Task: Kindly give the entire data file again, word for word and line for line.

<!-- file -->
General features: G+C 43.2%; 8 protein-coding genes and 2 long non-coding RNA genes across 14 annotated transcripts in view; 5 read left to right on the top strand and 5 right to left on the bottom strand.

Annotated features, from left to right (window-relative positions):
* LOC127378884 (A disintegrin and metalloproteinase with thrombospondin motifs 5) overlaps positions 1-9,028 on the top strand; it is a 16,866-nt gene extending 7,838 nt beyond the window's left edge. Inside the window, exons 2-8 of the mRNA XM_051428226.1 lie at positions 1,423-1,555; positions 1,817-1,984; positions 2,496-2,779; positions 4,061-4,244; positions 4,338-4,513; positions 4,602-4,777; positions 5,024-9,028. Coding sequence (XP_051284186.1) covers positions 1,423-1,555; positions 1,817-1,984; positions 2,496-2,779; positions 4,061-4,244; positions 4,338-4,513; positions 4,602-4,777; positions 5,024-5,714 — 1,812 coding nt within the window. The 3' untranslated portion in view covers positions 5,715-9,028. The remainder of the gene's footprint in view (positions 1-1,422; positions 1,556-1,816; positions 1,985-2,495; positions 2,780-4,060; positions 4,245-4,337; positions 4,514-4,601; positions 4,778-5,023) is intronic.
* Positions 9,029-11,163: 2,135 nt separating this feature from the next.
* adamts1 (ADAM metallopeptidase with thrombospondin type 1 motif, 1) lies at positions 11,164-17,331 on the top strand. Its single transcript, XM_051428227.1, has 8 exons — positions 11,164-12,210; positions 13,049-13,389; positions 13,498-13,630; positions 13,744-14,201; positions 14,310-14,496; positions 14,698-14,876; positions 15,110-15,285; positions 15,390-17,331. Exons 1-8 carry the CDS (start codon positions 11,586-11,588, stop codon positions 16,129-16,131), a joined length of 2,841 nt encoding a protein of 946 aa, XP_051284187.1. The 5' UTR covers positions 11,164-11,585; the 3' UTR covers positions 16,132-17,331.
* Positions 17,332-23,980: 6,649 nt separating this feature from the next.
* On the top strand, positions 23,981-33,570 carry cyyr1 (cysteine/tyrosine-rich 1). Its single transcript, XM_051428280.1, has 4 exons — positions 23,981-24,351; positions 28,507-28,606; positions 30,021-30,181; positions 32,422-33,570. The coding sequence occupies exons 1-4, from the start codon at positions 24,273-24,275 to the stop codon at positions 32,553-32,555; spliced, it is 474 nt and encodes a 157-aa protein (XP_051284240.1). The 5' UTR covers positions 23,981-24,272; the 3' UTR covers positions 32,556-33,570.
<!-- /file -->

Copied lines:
General features: G+C 43.2%; 8 protein-coding genes and 2 long non-coding RNA genes across 14 annotated transcripts in view; 5 read left to right on the top strand and 5 right to left on the bottom strand.

Annotated features, from left to right (window-relative positions):
* LOC127378884 (A disintegrin and metalloproteinase with thrombospondin motifs 5) overlaps positions 1-9,028 on the top strand; it is a 16,866-nt gene extending 7,838 nt beyond the window's left edge. Inside the window, exons 2-8 of the mRNA XM_051428226.1 lie at positions 1,423-1,555; positions 1,817-1,984; positions 2,496-2,779; positions 4,061-4,244; positions 4,338-4,513; positions 4,602-4,777; positions 5,024-9,028. Coding sequence (XP_051284186.1) covers positions 1,423-1,555; positions 1,817-1,984; positions 2,496-2,779; positions 4,061-4,244; positions 4,338-4,513; positions 4,602-4,777; positions 5,024-5,714 — 1,812 coding nt within the window. The 3' untranslated portion in view covers positions 5,715-9,028. The remainder of the gene's footprint in view (positions 1-1,422; positions 1,556-1,816; positions 1,985-2,495; positions 2,780-4,060; positions 4,245-4,337; positions 4,514-4,601; positions 4,778-5,023) is intronic.
* Positions 9,029-11,163: 2,135 nt separating this feature from the next.
* adamts1 (ADAM metallopeptidase with thrombospondin type 1 motif, 1) lies at positions 11,164-17,331 on the top strand. Its single transcript, XM_051428227.1, has 8 exons — positions 11,164-12,210; positions 13,049-13,389; positions 13,498-13,630; positions 13,744-14,201; positions 14,310-14,496; positions 14,698-14,876; positions 15,110-15,285; positions 15,390-17,331. Exons 1-8 carry the CDS (start codon positions 11,586-11,588, stop codon positions 16,129-16,131), a joined length of 2,841 nt encoding a protein of 946 aa, XP_051284187.1. The 5' UTR covers positions 11,164-11,585; the 3' UTR covers positions 16,132-17,331.
* Positions 17,332-23,980: 6,649 nt separating this feature from the next.
* On the top strand, positions 23,981-33,570 carry cyyr1 (cysteine/tyrosine-rich 1). Its single transcript, XM_051428280.1, has 4 exons — positions 23,981-24,351; positions 28,507-28,606; positions 30,021-30,181; positions 32,422-33,570. The coding sequence occupies exons 1-4, from the start codon at positions 24,273-24,275 to the stop codon at positions 32,553-32,555; spliced, it is 474 nt and encodes a 157-aa protein (XP_051284240.1). The 5' UTR covers positions 23,981-24,272; the 3' UTR covers positions 32,556-33,570.